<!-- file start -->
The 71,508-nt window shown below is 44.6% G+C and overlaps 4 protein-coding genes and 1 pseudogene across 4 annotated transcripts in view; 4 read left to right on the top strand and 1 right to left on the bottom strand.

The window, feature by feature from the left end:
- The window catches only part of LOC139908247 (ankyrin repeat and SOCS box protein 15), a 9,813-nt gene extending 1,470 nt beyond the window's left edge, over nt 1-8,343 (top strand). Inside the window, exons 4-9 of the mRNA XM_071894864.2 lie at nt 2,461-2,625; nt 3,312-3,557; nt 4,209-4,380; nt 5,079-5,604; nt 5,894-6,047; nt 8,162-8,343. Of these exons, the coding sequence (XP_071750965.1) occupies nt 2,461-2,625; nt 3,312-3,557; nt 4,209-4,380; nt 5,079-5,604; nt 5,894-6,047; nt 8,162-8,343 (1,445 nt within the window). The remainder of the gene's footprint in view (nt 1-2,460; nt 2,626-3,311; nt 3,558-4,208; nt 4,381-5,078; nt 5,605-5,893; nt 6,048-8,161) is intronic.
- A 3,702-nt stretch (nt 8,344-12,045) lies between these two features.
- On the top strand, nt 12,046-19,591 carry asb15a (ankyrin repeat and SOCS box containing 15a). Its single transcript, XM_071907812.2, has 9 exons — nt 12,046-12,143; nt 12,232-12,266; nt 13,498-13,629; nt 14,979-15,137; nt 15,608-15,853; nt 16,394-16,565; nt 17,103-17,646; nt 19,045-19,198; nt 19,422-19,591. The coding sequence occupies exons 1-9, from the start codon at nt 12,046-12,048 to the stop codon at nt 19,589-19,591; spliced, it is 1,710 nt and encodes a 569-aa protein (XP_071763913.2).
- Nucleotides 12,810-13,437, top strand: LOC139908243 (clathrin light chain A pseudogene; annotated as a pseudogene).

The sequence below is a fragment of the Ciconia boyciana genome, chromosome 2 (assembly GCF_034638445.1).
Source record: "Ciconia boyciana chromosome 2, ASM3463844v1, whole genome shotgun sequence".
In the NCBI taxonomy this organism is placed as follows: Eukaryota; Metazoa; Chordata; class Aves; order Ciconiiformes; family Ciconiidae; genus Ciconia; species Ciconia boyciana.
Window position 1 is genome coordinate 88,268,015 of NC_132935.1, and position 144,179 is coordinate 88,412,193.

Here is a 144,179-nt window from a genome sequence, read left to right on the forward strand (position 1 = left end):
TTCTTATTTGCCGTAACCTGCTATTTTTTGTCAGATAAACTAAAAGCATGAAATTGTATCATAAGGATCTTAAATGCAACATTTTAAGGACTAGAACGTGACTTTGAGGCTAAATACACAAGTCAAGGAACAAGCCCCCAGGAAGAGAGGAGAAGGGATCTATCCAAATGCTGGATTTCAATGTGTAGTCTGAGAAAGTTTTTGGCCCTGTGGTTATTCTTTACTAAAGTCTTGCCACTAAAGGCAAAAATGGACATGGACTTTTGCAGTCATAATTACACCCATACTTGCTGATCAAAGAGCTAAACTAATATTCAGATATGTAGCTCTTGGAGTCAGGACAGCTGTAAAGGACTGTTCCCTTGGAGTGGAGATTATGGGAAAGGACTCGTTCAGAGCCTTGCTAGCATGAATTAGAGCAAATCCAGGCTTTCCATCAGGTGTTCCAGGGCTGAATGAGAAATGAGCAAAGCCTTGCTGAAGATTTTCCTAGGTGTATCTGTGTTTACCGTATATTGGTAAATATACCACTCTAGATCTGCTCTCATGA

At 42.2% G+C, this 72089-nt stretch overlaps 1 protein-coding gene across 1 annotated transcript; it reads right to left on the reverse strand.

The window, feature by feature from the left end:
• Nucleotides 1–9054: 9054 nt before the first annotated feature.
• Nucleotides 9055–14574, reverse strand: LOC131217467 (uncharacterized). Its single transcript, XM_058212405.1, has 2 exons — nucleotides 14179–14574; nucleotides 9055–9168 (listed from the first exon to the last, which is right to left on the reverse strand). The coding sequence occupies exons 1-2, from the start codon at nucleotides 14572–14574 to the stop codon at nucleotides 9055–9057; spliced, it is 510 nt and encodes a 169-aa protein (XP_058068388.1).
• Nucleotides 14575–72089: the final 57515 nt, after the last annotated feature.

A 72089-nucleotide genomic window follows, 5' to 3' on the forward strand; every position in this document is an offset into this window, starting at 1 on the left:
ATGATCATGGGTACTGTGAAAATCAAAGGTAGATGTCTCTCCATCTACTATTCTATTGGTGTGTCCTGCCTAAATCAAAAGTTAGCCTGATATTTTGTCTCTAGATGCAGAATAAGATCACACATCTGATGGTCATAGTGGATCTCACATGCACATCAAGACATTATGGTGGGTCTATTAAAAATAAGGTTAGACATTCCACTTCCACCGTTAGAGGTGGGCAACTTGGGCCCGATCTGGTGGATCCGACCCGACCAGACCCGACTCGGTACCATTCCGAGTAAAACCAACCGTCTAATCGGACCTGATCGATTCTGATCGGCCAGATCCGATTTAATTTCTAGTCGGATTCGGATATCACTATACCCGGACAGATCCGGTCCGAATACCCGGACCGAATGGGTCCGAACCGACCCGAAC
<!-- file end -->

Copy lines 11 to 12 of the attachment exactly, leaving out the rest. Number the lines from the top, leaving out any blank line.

Here is a 144,179-nt window from a genome sequence, read left to right on the forward strand (position 1 = left end):
TTCTTATTTGCCGTAACCTGCTATTTTTTGTCAGATAAACTAAAAGCATGAAATTGTATCATAAGGATCTTAAATGCAACATTTTAAGGACTAGAACGTGACTTTGAGGCTAAATACACAAGTCAAGGAACAAGCCCCCAGGAAGAGAGGAGAAGGGATCTATCCAAATGCTGGATTTCAATGTGTAGTCTGAGAAAGTTTTTGGCCCTGTGGTTATTCTTTACTAAAGTCTTGCCACTAAAGGCAAAAATGGACATGGACTTTTGCAGTCATAATTACACCCATACTTGCTGATCAAAGAGCTAAACTAATATTCAGATATGTAGCTCTTGGAGTCAGGACAGCTGTAAAGGACTGTTCCCTTGGAGTGGAGATTATGGGAAAGGACTCGTTCAGAGCCTTGCTAGCATGAATTAGAGCAAATCCAGGCTTTCCATCAGGTGTTCCAGGGCTGAATGAGAAATGAGCAAAGCCTTGCTGAAGATTTTCCTAGGTGTATCTGTGTTTACCGTATATTGGTAAATATACCACTCTAGATCTGCTCTCATGA